We were on the boat from 6:00 a.m. till sunset and although Father [Rev. Moon] was generally focused on fishing (his hand was constantly on the rod in case the fish struck), he spent much of the time meditating and praying. Since the peak of salmon season was a few weeks away, we caught only three salmon and a couple of trout. When the salmon struck Father got very excited, and it appeared as though it was his first time fishing. Throughout the day he also shared many of his thoughts about God, the sacrificial way of life, the need to create a personal foundation in our life of faith, and also his plans for the future, with those of us on the boat. At one point he spoke for up to five hours in English with Robert Duffy, Mike Templeman and myself, covering a wide range of topics. He explained at one point how he foresaw that more would change in the world during this decade [1990s], than had changed since World War II. He also spoke extensively about establishing fish farms and using fishing expeditions as a means to share the message of Unificationism with others. He said that once the guests were on the boat we could create a very Godly atmosphere and our guests would never forget. Not only did Father share his thoughts with us, but even his food. At one point when we were sharing lunch together, he encouraged me to eat from the same plate and even drink from the same glass. It was a hot day, the sun was shining strongly and there we were listening to Father speak to us in a very personal manner. At one point I wandered; "Here I am sitting with the Messiah who all religious people throughout history have been longing for. Is this a dream? Is this really happening?" Yes it did happen, and I shall never forget how privileged I felt at that time.26

Most Unificationists throughout world do not have much contact with Rev. Moon other that at occasional large public gatherings. It was therefore an unusual experience for those on the boat.

The same day, Mrs. Moon and the rest of the party went on a tour of Toronto guided by Alan Wilding. They toured the downtown city core, visited the CN Tower and the Metro Toronto Zoo. They also went for a walk in Toronto's High Park. After returning from fishing, Rev. Moon spoke to all the Unificationists present late into the night.27

On June 8 and 9 Rev. Moon continued with the same schedule as in previous days, fishing from early morning till late at night. As with previous days he spent much of his time talking with those on board and also conducted international church business by cellular phone. Mrs. Moon made a second visit to Ottawa and also spent time with some of the members at the farm.

Also on June 9, since it was a Sunday, Rev. and Mrs. Moon conducted the Pledge service after which Rev. Moon spoke to all the members for about two hours. After returning from a full day of fishing and taking a final tour of the deer operation, Rev. Moon and his party departed for New York in the early evening, arriving back in Irvington at 3:30 a.m. An hour after arriving in Irvington, New York, Rev. Moon set out once again to go on another fishing expedition at Long Island Sound, according to Mike McDevitt, a principal member of Rev. Moon's staff.28 Rev. Moon had explained to the members in Canada that he had set a condition [goal] to go fishing everyday since April, 1991 and did not want to miss a day. It appears that Rev. Moon would have stayed longer in Canada had he not been scheduled to be present in New York City for the celebration of the Day of All Things on June 12.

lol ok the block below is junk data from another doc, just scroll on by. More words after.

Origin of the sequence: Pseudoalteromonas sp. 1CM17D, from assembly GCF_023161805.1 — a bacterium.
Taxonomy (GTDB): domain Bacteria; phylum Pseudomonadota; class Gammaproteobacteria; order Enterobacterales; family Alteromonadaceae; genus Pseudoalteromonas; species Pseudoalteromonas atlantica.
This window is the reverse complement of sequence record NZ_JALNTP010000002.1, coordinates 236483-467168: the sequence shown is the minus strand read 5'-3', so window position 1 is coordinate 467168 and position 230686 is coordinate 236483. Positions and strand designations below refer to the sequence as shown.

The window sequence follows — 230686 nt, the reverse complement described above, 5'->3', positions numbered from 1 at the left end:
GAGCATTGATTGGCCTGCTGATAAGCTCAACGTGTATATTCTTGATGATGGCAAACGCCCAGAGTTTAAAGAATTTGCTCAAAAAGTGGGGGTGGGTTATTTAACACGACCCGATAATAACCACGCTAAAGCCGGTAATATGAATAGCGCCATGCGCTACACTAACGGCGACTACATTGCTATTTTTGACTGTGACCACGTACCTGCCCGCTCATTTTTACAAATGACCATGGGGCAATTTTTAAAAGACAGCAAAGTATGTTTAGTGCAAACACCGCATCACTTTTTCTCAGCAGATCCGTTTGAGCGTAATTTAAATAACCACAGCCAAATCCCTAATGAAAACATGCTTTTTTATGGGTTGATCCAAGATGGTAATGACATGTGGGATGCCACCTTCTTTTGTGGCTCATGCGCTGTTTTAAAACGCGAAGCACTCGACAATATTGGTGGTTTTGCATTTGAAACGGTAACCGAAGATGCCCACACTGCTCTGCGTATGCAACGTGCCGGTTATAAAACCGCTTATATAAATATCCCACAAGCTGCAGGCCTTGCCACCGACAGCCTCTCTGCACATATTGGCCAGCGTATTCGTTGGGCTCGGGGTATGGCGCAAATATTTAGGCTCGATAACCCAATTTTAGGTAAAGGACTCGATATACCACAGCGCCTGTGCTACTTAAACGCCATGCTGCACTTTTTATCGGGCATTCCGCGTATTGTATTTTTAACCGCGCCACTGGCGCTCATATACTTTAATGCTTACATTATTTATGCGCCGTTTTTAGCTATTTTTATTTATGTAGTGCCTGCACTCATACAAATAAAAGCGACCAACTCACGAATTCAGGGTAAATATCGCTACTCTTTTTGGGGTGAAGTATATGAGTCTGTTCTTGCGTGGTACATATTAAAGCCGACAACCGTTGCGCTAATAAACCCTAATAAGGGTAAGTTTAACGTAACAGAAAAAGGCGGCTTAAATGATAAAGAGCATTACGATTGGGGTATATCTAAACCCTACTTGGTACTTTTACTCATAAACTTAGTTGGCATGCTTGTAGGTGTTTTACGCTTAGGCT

The visit, which lasted five days resulted in several significant changes, one being that Rev. Moon had asked the then national leader of the church in Canada and his assistant to both attend the Unification Theological Seminary for "training".29 The question of any successorship for leadership of the Canadian church had been left unanswered. It seemed Rev. Moon had a few other changes in mind and, as some members speculated, Rev. Moon did return to Canada later that summer. His second visit of 1991, however, happened sooner than anybody imagined.

2. Transformation

It was early evening on June 13, when another surprising telephone call was received by the Canadian church. The message was that Rev. and Mrs. Moon would be departing from New York at 8:00 p.m. and were bound for Canada. At 3:15 a.m. on June 14, Rev. and Mrs. Moon were back at the Clearstone Lodge, having driven through the wee hours of the night. On this occasion they were accompanied by the wives of major leaders of the Japanese Unification Church. These were: Tetsuko Kuboki, wife of the then president of the church in Japan; Noriko Oyamada, wife of the vice-president; Kyoko Furuta, whose husband was president of Happy World Japan; and Setsuo and Setsuko Sakurai also prominent leaders of the Japanese church.30

Shortly after 7:00 a.m., Rev. and Mrs. Moon held a special ceremony with the Japanese representatives. According to reports given by the Japanese members, Rev. Moon at the time prayed and asked Mrs. Moon to pledge that she would continue his messianic mission after he died. Rev. Moon then asked Mrs. Moon to pledge that she would do so in the Japanese language, before the Japanese representatives as witnesses. After Mrs. Moon had done as requested, Rev. Moon explained the significance of holding the ceremony in Canada as follows: